Red Bulls open first of many mini soccer fields in Newark as part of after-school program

Soccer for Success aims to teach more than just sports skills

By Ryan Stiesi
Newark | May 31, 2018 at 11:11 am
New York Red Bulls
Roger Leon, superintendent of Newark Public Schools, second from left, with Newark Mayor Ras Baraka, Ed Foster-Simeon, CEO and president of the U.S. Soccer Foundation and Denis Hamlett, sporting director of the New York Red Bulls, with students from Rafael Hernandez Elementary School.

The grand opening of a mini soccer pitch at Rafael Hernandez Elementary School reminded Connor Lade about being in a kid’s shoes again, searching for a place to play.

“You’re always looking for fields to play (soccer) on, and sometimes they’re few and far between,” the New York Red Bulls defender said.

On Wednesday, the former Morristown High School star joined some teammates, children from the Newark-based elementary school and representatives from Newark Public Schools and the U.S. Soccer Foundation to open the small soccer facility.

The event was part of an initiative to build 20 soccer fields in Newark over the next five years and engage 2,500 children in after-school programming, said Ed Foster-Simeon, CEO and president of the foundation. Nationwide, the foundation aims to open 1,000 mini fields and engage 1 million children by 2026, as a part of the “It’s Everyone’s Game” campaign.

Students will be able to play through the foundation’s “Soccer for Success” program, free after-school programming that teaches more than just soccer skills, Foster-Simeon said.

“Eighty-three percent of the children at greatest risk of cardiovascular disease and diabetes show significant health improvements by participating in the Soccer for Success program,” he said. “Eighty-six percent of children participating in the program avoid negative social behavior like fighting, and 81 percent of the children feel better about their future.”

Roger Leon, incoming superintendent of Newark Public Schools, said after-school programming is critical, especially in Newark, because it provides a safe haven for collaboration, learning, sharing and play.

There are also some economic benefits to the program. Foster-Simeon said the initiative engages coach mentors, who teach students the game and also act as a mentor.

“They receive a small stipend to be available on a regular basis, three days a week (for) 24 weeks during the school year,” he said. “Most of the coaches come right from the community, which is really important.”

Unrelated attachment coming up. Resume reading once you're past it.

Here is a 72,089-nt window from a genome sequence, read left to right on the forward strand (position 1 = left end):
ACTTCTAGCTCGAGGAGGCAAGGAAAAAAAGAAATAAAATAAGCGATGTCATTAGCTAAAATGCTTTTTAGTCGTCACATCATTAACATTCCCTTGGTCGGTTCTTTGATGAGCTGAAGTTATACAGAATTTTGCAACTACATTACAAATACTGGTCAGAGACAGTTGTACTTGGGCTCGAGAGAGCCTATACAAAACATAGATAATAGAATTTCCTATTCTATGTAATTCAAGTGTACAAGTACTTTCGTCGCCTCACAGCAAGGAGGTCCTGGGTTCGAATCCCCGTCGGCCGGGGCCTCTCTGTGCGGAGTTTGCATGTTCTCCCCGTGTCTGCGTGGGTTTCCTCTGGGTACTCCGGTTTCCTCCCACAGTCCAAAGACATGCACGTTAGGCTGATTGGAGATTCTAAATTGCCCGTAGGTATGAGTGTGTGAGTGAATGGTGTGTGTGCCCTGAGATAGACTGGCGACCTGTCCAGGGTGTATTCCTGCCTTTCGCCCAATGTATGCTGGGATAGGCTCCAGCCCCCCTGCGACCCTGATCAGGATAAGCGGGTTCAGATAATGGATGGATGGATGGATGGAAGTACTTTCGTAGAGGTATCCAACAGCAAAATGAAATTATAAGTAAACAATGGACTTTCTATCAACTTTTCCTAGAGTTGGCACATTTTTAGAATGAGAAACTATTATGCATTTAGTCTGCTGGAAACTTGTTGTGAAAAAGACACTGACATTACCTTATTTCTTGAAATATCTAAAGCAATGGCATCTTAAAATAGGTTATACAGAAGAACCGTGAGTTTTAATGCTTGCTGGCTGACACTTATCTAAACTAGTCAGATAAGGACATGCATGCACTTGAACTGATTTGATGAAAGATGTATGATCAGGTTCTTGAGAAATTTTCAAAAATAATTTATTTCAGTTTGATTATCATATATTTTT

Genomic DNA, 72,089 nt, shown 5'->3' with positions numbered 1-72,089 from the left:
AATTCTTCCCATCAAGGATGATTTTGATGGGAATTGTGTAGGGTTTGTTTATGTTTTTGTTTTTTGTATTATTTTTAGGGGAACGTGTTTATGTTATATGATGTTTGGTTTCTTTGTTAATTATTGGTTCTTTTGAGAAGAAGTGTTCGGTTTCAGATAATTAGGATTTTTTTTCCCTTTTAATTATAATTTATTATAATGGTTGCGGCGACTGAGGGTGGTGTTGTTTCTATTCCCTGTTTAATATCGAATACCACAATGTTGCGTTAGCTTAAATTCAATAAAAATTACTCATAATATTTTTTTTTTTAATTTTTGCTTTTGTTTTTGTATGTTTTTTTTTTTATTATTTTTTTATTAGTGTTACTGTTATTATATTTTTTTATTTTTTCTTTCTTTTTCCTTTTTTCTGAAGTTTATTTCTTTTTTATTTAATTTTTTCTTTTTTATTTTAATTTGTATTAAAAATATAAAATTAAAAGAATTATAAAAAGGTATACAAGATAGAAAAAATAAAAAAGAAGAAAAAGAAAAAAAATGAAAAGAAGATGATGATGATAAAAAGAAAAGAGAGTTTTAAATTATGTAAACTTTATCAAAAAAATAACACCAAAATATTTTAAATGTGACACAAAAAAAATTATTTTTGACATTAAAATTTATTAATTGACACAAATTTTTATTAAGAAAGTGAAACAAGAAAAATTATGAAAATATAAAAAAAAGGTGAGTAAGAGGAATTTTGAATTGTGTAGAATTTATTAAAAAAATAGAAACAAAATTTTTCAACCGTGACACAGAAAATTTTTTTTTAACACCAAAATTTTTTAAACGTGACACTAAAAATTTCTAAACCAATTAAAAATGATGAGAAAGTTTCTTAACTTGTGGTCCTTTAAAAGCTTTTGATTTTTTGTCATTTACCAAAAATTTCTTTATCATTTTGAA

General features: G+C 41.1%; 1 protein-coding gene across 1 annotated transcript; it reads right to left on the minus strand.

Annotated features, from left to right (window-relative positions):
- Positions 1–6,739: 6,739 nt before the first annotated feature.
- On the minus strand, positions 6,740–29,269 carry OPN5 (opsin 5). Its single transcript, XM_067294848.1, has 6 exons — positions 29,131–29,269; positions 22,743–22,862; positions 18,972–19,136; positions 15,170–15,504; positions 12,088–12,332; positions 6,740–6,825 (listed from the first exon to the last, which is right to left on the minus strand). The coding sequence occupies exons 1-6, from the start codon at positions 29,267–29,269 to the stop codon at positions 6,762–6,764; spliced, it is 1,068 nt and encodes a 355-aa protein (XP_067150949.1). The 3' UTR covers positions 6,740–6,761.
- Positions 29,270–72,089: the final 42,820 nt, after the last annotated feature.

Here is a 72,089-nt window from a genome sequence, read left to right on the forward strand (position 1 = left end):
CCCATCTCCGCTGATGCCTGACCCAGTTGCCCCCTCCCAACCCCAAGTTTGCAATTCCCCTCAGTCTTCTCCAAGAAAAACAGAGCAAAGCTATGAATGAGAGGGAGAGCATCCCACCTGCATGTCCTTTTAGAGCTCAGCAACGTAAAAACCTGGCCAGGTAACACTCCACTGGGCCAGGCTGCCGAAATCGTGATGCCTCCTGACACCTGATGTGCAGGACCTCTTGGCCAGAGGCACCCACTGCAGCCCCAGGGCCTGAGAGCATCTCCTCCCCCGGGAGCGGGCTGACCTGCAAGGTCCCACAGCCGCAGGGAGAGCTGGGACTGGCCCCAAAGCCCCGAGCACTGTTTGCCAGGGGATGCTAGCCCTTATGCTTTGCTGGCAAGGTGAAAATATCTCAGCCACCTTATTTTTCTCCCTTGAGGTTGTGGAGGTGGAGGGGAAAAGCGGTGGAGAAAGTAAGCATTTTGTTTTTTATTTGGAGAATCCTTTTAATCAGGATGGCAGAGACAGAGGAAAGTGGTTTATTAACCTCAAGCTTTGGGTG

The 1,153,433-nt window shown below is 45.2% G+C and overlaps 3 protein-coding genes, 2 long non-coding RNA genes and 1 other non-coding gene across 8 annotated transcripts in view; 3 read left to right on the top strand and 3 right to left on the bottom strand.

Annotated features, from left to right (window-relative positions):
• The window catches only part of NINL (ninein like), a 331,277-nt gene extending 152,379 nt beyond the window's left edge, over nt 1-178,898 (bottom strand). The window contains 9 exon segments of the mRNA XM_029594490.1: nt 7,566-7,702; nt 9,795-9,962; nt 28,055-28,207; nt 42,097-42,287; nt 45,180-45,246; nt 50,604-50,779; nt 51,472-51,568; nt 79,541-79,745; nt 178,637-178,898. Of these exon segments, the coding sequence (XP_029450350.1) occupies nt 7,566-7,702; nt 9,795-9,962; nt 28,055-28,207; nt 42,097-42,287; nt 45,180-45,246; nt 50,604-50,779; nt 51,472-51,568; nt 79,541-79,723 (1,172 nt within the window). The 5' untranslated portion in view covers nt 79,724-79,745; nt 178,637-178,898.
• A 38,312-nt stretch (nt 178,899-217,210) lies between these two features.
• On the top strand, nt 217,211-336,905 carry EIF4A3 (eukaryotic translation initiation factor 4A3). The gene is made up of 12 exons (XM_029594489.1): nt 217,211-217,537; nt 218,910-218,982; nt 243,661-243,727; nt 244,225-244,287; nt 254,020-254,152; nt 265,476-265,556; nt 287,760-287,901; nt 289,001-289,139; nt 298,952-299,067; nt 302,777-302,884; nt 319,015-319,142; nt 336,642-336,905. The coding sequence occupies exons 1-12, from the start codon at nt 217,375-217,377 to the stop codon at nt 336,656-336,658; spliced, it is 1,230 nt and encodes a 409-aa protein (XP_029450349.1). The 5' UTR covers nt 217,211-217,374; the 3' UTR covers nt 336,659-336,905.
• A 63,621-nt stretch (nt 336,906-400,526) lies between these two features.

The program also will provide a chance to develop leadership skills and improve the community, Foster-Simeon said.

The opportunity came together through collaboration between the Red Bulls, Newark Public Schools and the U.S. Soccer Foundation.

Joseph Stetson, chief marketing and revenue officer for the Red Bulls, said the team actually began collaborating with the U.S. Soccer Foundation years ago to build similar facilities.

This field marks the 10th in total that the team has been a part of, he said. Some others include fields in Newark’s South Ward, Kearny and East Orange.

Stetson said the initiative helped the team work more in the community.

“Neighborhoods are where you know the people that you live by, and a community is where you care about the people that you live by and you care about how they live,” he said.

The initiative was then communicated to Newark Public Schools through a desire to work collaboratively, Leon said.

Together, they first broke ground at George Washington Carver Elementary School in Newark’s South Ward, and plan to open up 20 more fields throughout the city, he said.

Foster-Simeon said the plan in Newark is to build fields in each of the city’s wards, so children in each part of the city are engaged.

“As of right now, access to the program is being afforded to students who attend schools in the city of Newark,” Leon said.

In the future, he said, he could see it being expanded to other members of the city, as well.

Organizers said Newark is the third municipality nationwide to make a commitment to expanding safe, sports-based development programs for its youth. Chicago announced in December that it would build 50 mini fields over five years, and New York recently opened 10 of 50 mini fields.

“We obviously want to put a good product out on the field, but we’re nothing without the support of our community … and, so, to have these types of spaces in our community for our kids to have a safe environment to play in, and to develop and to lead healthy lifestyles is huge for us,” Lade said.

ROI-NJ Staff | editorial@roi-nj.com | @ROINJNews